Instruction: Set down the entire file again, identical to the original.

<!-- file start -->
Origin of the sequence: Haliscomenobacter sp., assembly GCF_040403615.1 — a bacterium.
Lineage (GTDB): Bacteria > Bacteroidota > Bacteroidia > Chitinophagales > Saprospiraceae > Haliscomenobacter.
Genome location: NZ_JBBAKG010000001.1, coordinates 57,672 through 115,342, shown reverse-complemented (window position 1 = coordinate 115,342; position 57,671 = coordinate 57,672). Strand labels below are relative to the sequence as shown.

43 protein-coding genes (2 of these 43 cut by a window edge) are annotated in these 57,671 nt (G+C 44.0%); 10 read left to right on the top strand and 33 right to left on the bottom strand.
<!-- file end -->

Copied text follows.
Origin of the sequence: Haliscomenobacter sp., assembly GCF_040403615.1 — a bacterium.
Lineage (GTDB): Bacteria > Bacteroidota > Bacteroidia > Chitinophagales > Saprospiraceae > Haliscomenobacter.
Genome location: NZ_JBBAKG010000001.1, coordinates 57,672 through 115,342, shown reverse-complemented (window position 1 = coordinate 115,342; position 57,671 = coordinate 57,672). Strand labels below are relative to the sequence as shown.

43 protein-coding genes (2 of these 43 cut by a window edge) are annotated in these 57,671 nt (G+C 44.0%); 10 read left to right on the top strand and 33 right to left on the bottom strand.